How to have difficult conversations in 3 easy steps | WWA

Lately a lot of people have been telling me how they do not like conflict and in many situations, will avoid it at all cost.  Particularly in the workplace.  The problem is the conflict is still out there, and as it is not addressed, it will grow.  Resentment builds, sensitivity to mistakes escalate and everyone around you can start feeling that tension and feel uneasy themselves, not really understanding why.
This is not the type of workplace environment I want to work in, and I don’t want any of you to be feeling this way either.  So here are my 3 steps to addressing the conflict head on and releasing that negative energy for good.

  1. Start by speaking to the facts of the situation only

When we add our own judgement or generalise an issue, the person you are addressing will immediately go on the defensive.  This will make the conversation much harder to get through and reach a combined resolution.  Here’s an example:
“You are always running late” instead you could state “On Monday 4th, Tuesday 5th and Wednesday the 6th you have arrived at the office at 9:10am which is 10 minutes past your start time.  Can you tell me why?”
Or perhaps you received a customer complaint.  Have the complaint written out, inform the employee of the complaint as accurately as possible and let them know you want to hear their side of the story.

  1. Actively listen to their response

People like to feel they are being heard and when they feel this way, the environment becomes safer to share.  Respect this person’s sharing of their perspective by keeping your body language towards them, minimising interruptions and keeping eye contact.  If you would like to take notes, let them know you are doing this so you can understand the situation better.  Ask questions if there is a point you do not understand.  Listen to everything they wish to tell you.  No judgements, no actions yet.  Just what they have to say.

  1. Reflect back to them how this situation has affected you and the business

Now you can share with the other person how their actions have affected you, your work or the business as a whole.  For example, “By arriving at 9:10am, I have to answer the phones, which keep me from packing customer orders and delays the deliveries all day.”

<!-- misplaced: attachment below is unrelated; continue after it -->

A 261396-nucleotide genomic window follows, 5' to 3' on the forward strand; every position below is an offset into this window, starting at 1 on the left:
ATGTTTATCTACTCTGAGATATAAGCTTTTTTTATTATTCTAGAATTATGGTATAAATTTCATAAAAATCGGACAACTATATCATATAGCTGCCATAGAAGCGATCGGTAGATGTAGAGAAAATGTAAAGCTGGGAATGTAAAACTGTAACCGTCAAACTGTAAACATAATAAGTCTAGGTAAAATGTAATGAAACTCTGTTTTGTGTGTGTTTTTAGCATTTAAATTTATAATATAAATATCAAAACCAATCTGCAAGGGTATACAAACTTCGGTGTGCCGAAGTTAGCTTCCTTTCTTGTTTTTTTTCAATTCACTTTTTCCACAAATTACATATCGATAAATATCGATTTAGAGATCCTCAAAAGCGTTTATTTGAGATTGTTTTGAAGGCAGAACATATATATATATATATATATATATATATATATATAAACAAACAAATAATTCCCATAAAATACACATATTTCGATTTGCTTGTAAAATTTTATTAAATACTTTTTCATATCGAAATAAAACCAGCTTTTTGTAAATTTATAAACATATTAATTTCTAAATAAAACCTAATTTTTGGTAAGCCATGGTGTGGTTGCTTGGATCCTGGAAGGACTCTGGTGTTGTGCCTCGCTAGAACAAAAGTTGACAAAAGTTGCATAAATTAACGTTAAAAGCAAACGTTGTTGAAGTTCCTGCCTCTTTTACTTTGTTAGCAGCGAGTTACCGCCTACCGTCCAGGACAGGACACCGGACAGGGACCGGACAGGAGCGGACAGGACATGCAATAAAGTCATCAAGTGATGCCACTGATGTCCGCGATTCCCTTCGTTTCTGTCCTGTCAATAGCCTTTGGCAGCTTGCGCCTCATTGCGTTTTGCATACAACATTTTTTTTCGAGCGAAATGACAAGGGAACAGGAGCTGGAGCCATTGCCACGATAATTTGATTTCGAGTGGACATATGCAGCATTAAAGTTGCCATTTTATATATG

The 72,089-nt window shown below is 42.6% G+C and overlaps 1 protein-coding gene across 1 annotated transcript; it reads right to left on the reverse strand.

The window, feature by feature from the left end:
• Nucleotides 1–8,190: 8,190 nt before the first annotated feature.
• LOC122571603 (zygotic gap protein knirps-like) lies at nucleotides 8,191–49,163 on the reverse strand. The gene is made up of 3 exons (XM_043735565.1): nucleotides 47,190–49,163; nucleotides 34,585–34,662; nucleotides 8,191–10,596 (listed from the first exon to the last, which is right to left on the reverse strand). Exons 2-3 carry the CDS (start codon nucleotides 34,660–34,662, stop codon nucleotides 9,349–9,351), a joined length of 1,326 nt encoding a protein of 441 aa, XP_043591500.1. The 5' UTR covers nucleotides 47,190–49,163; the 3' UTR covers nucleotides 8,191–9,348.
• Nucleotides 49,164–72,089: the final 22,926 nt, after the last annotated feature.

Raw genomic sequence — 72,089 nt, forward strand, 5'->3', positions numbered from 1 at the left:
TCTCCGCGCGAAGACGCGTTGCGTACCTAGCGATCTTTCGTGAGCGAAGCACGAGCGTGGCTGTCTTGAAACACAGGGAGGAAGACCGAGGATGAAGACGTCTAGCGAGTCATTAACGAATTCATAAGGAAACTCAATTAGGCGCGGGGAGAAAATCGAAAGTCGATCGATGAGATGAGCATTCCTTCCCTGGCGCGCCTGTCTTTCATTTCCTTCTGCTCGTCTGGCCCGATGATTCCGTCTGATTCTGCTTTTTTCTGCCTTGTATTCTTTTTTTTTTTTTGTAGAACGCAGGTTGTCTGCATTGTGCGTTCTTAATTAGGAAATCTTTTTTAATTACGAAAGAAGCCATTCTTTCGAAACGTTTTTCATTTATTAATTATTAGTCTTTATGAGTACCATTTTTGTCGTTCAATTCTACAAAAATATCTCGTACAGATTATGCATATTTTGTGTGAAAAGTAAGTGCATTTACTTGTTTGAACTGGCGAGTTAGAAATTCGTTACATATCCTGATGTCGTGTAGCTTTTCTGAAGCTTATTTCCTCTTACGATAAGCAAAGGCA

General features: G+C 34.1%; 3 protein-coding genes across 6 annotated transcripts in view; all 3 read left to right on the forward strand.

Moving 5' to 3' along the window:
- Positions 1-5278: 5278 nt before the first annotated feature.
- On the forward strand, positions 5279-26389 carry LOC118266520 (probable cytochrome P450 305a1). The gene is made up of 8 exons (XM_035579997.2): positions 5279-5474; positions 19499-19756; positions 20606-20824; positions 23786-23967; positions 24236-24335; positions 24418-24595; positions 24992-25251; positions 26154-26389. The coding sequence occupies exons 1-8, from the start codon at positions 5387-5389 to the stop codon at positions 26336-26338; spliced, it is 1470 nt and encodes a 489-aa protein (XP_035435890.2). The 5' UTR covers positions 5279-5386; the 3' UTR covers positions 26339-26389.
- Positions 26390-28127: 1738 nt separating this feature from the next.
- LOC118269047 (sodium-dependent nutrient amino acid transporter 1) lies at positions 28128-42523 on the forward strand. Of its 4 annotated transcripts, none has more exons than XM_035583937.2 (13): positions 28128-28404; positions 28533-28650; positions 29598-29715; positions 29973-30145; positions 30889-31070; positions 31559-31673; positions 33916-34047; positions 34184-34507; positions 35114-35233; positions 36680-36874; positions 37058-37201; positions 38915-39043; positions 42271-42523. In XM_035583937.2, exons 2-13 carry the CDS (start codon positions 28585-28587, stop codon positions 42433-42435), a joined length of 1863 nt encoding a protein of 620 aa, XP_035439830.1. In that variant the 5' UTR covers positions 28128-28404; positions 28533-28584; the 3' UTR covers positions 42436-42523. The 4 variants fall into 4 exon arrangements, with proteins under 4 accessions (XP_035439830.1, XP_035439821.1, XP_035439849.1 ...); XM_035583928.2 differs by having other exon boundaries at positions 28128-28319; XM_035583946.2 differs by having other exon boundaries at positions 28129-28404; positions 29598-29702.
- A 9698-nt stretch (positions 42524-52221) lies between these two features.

Share the reason why you have set the standard for the business and why it is so important.
Now the facts are made clear, both sides feel they have been able to express their view of the problem, you can move together towards solution mode.  The right solution will ensure a process is in place to make sure the performance standard is always aimed for and the conflict does not arise again.

As an experienced performance coach, I understand these conversations are never going to feel completely easy for some individuals.  Particularly when the issue is serious, personal or because of perceived dishonesty.  If a situation arises at your work place that feels very serious or you feel ‘too heated’ to address calmly, then call Sam at Connecting HR on 0425 232 646 to assist you.

Sam Crisford-Eade is a Human Resources Coach with over 17 years hands on and strategic HR experience in a variety of industries.  Sam understands the demands placed on business owners and what they need from their people.  Connecting HR is your on-call HR Manager for small to medium size businesses that can assist people in lifting their performance, and becoming truly authentic, innovative and contributing team members.

For more information on her services and the ways in which she can help you to obtain your business goals, check out